The man you see afore you is Ricky Alvarez and, quite frankly, we’d forgive even the staunchest Sunderland fan for not recalling his ill-fated stint at the Stadium of Light.
The spindly Argentinian attacking midfielder signed on a season-long deadline day loan from Inter Milan in August 2014 and went on to make just five Premier League starts for the Black Cats, scoring precisely zero goals and offering pretty much nothing for the duration.
Fatefully, a clause was also inserted into the loan deal that meant Sunderland were obligated to buy Alvarez for €10.5million should they successfully avoid relegation.
Survive the drop they duly did, but Alvarez proved to be such a non-entity that he was included in just two matchday squads from February onwards. Inter refused to terminate the loan early, meaning that the hapless Argentinian was rendered a de facto free agent, stuck in limbo between two clubs that didn’t want him.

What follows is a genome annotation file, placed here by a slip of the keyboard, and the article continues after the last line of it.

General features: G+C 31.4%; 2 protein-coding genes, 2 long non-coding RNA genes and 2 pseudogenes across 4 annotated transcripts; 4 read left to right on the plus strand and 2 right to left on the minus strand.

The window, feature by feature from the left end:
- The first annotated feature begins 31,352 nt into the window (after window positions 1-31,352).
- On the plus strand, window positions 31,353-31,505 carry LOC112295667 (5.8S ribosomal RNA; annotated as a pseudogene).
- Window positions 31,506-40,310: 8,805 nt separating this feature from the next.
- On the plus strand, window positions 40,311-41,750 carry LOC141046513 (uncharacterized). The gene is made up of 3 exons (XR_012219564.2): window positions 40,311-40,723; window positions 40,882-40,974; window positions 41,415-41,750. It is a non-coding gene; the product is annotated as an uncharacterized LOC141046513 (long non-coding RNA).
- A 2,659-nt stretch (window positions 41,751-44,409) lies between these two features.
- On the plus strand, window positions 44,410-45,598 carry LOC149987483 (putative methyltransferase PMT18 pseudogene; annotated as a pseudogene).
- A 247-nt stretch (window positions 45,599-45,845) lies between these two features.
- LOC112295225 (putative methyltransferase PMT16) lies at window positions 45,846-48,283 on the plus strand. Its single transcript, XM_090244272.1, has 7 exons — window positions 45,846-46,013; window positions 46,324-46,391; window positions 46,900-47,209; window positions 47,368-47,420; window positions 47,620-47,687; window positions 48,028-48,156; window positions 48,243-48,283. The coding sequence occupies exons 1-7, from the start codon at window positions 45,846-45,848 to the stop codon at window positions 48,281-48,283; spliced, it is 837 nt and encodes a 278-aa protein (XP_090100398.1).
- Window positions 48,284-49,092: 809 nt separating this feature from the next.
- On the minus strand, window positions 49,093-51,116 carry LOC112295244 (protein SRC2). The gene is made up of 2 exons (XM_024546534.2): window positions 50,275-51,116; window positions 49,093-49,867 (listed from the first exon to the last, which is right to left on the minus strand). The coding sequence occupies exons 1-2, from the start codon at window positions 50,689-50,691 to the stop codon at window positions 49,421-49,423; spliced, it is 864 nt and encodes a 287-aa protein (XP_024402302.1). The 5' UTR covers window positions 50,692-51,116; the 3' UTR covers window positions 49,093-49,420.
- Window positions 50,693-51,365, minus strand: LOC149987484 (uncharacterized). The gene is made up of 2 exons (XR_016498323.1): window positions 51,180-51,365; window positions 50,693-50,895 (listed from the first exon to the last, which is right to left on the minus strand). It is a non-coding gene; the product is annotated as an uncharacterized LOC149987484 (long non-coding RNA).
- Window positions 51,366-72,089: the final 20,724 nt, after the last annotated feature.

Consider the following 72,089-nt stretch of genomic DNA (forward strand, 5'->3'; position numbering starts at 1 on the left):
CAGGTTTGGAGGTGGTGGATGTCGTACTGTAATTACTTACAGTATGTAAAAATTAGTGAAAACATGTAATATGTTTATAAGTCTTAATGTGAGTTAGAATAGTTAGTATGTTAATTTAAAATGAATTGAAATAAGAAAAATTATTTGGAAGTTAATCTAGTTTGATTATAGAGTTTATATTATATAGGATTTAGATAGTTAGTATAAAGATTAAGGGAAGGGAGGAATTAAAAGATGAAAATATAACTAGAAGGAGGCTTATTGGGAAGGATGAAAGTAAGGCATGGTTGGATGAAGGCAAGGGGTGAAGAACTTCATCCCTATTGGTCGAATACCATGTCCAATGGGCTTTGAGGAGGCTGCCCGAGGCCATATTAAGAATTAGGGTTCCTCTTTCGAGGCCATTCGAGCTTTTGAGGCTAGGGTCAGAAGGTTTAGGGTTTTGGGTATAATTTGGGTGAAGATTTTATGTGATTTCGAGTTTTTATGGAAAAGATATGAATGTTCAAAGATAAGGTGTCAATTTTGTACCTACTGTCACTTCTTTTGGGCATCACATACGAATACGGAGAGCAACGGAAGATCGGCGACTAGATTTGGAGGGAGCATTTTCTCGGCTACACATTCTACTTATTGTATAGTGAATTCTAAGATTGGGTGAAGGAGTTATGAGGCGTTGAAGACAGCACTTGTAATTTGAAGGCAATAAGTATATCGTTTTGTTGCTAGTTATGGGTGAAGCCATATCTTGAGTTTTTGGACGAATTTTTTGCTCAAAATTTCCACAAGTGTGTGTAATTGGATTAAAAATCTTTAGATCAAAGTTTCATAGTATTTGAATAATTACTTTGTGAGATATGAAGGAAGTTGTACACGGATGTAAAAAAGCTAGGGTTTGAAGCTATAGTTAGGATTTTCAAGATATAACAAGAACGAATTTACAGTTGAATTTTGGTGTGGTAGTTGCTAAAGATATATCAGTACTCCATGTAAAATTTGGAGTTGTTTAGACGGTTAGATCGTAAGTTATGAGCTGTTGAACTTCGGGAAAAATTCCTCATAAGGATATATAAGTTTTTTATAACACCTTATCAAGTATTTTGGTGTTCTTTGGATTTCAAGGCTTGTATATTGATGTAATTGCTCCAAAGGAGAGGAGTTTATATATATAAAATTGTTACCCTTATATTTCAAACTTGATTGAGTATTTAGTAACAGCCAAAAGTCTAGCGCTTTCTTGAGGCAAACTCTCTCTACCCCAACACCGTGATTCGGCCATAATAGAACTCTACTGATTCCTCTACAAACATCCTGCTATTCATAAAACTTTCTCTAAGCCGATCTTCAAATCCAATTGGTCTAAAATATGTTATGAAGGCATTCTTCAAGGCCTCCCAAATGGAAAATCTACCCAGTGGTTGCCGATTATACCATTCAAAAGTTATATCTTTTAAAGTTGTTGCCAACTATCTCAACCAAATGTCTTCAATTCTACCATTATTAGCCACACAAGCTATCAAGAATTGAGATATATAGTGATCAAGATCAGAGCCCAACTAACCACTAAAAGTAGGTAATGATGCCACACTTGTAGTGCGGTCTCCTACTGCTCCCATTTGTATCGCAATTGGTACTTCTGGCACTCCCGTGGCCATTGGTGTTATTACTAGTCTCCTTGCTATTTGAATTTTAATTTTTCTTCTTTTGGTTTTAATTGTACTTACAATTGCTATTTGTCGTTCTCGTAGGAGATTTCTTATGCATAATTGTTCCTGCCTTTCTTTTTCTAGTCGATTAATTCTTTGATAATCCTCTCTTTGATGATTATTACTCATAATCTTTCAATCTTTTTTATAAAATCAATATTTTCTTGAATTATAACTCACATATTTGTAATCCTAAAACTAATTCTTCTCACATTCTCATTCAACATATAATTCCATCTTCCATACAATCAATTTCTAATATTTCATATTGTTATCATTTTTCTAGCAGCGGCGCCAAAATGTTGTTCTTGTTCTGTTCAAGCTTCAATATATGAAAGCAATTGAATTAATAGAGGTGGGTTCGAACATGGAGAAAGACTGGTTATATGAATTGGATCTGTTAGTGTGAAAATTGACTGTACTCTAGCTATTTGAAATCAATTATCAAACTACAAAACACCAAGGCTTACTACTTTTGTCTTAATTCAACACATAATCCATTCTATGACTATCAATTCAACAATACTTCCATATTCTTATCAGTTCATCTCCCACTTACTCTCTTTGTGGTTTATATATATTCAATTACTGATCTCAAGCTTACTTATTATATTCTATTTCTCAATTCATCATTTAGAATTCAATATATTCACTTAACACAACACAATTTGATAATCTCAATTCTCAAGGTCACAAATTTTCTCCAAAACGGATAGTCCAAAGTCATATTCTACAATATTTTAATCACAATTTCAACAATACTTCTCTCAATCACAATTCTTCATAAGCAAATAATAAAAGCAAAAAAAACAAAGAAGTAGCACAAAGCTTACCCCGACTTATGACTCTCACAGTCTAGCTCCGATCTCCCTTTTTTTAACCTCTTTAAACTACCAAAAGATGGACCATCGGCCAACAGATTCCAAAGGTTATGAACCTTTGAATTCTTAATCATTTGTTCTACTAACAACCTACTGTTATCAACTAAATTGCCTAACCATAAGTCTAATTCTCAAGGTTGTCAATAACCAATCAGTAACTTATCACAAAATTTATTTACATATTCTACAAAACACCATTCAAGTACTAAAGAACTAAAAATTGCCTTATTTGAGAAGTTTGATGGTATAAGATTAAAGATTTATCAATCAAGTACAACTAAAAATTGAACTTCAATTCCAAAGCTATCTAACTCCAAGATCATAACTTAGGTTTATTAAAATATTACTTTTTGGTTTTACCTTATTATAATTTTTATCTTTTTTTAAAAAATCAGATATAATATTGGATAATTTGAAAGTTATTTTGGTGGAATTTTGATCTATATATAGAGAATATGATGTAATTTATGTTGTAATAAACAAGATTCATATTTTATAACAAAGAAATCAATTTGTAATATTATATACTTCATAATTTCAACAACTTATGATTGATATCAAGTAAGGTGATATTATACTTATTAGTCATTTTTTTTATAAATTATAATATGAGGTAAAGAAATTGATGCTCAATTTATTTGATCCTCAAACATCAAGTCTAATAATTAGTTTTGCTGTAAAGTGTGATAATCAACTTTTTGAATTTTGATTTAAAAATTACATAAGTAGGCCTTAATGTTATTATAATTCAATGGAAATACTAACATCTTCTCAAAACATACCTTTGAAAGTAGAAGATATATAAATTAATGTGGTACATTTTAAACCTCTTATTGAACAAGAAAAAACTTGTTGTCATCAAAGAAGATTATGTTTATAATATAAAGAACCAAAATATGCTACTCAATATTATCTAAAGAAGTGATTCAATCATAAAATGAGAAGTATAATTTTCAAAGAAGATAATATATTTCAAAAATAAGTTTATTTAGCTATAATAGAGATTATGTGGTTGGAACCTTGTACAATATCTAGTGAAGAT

Despite triggering the mandatory purchase commitment, Sunderland refused to buy Alvarez on the basis that, allied with awful performances, the player had been injured for long spells of the campaign. Sure enough, the case went to court.
Almost exactly two years later and after several appeals in several different courts, the Court of Arbitration for Sport (CAS) are now due to deliver their final verdict on the case.
Indeed, sport lawyers Bolt Burden are reporting that, while no formal decision has been reached yet, the Black Cats are likely to be forced to pay Inter around £9million for a transfer that never happened.
With transfer nous like that, is it any wonder they’re always skint?